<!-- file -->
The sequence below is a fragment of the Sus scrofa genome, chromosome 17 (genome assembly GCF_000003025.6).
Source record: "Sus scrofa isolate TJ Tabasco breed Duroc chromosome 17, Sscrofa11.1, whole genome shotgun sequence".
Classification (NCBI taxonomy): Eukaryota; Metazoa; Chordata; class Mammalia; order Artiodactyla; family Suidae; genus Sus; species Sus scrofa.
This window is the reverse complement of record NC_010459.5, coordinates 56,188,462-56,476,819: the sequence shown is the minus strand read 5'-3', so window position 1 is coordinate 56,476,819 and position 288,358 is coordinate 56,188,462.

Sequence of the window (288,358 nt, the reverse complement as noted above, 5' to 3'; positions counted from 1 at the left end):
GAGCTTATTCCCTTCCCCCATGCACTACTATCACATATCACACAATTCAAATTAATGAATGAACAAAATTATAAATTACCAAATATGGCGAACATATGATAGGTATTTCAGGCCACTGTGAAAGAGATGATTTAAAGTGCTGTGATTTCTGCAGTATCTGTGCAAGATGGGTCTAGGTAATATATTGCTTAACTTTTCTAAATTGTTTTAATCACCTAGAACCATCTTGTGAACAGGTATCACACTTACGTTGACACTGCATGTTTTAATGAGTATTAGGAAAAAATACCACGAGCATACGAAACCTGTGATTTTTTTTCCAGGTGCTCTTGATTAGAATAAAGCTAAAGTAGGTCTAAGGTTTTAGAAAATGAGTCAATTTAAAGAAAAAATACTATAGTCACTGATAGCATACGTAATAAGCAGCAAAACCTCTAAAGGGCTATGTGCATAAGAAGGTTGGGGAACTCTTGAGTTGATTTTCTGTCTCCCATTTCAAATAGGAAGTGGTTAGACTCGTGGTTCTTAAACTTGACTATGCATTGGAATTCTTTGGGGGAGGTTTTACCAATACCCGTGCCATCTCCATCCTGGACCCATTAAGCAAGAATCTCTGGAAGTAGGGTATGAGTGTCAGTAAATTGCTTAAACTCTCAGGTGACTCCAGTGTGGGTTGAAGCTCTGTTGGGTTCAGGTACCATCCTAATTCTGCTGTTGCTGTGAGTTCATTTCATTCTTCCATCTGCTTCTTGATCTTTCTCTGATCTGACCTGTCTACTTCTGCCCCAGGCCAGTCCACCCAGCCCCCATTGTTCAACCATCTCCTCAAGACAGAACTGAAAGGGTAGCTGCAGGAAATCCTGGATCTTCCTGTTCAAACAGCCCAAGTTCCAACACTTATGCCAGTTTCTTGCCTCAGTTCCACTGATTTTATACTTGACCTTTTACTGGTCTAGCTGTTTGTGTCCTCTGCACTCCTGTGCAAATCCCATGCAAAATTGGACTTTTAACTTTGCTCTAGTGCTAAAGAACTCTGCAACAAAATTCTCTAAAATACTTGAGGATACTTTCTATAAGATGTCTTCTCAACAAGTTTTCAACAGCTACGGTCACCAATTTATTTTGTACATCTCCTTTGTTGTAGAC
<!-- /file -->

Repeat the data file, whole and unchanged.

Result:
The sequence below is a fragment of the Sus scrofa genome, chromosome 17 (genome assembly GCF_000003025.6).
Source record: "Sus scrofa isolate TJ Tabasco breed Duroc chromosome 17, Sscrofa11.1, whole genome shotgun sequence".
Classification (NCBI taxonomy): Eukaryota; Metazoa; Chordata; class Mammalia; order Artiodactyla; family Suidae; genus Sus; species Sus scrofa.
This window is the reverse complement of record NC_010459.5, coordinates 56,188,462-56,476,819: the sequence shown is the minus strand read 5'-3', so window position 1 is coordinate 56,476,819 and position 288,358 is coordinate 56,188,462.

Sequence of the window (288,358 nt, the reverse complement as noted above, 5' to 3'; positions counted from 1 at the left end):
GAGCTTATTCCCTTCCCCCATGCACTACTATCACATATCACACAATTCAAATTAATGAATGAACAAAATTATAAATTACCAAATATGGCGAACATATGATAGGTATTTCAGGCCACTGTGAAAGAGATGATTTAAAGTGCTGTGATTTCTGCAGTATCTGTGCAAGATGGGTCTAGGTAATATATTGCTTAACTTTTCTAAATTGTTTTAATCACCTAGAACCATCTTGTGAACAGGTATCACACTTACGTTGACACTGCATGTTTTAATGAGTATTAGGAAAAAATACCACGAGCATACGAAACCTGTGATTTTTTTTCCAGGTGCTCTTGATTAGAATAAAGCTAAAGTAGGTCTAAGGTTTTAGAAAATGAGTCAATTTAAAGAAAAAATACTATAGTCACTGATAGCATACGTAATAAGCAGCAAAACCTCTAAAGGGCTATGTGCATAAGAAGGTTGGGGAACTCTTGAGTTGATTTTCTGTCTCCCATTTCAAATAGGAAGTGGTTAGACTCGTGGTTCTTAAACTTGACTATGCATTGGAATTCTTTGGGGGAGGTTTTACCAATACCCGTGCCATCTCCATCCTGGACCCATTAAGCAAGAATCTCTGGAAGTAGGGTATGAGTGTCAGTAAATTGCTTAAACTCTCAGGTGACTCCAGTGTGGGTTGAAGCTCTGTTGGGTTCAGGTACCATCCTAATTCTGCTGTTGCTGTGAGTTCATTTCATTCTTCCATCTGCTTCTTGATCTTTCTCTGATCTGACCTGTCTACTTCTGCCCCAGGCCAGTCCACCCAGCCCCCATTGTTCAACCATCTCCTCAAGACAGAACTGAAAGGGTAGCTGCAGGAAATCCTGGATCTTCCTGTTCAAACAGCCCAAGTTCCAACACTTATGCCAGTTTCTTGCCTCAGTTCCACTGATTTTATACTTGACCTTTTACTGGTCTAGCTGTTTGTGTCCTCTGCACTCCTGTGCAAATCCCATGCAAAATTGGACTTTTAACTTTGCTCTAGTGCTAAAGAACTCTGCAACAAAATTCTCTAAAATACTTGAGGATACTTTCTATAAGATGTCTTCTCAACAAGTTTTCAACAGCTACGGTCACCAATTTATTTTGTACATCTCCTTTGTTGTAGAC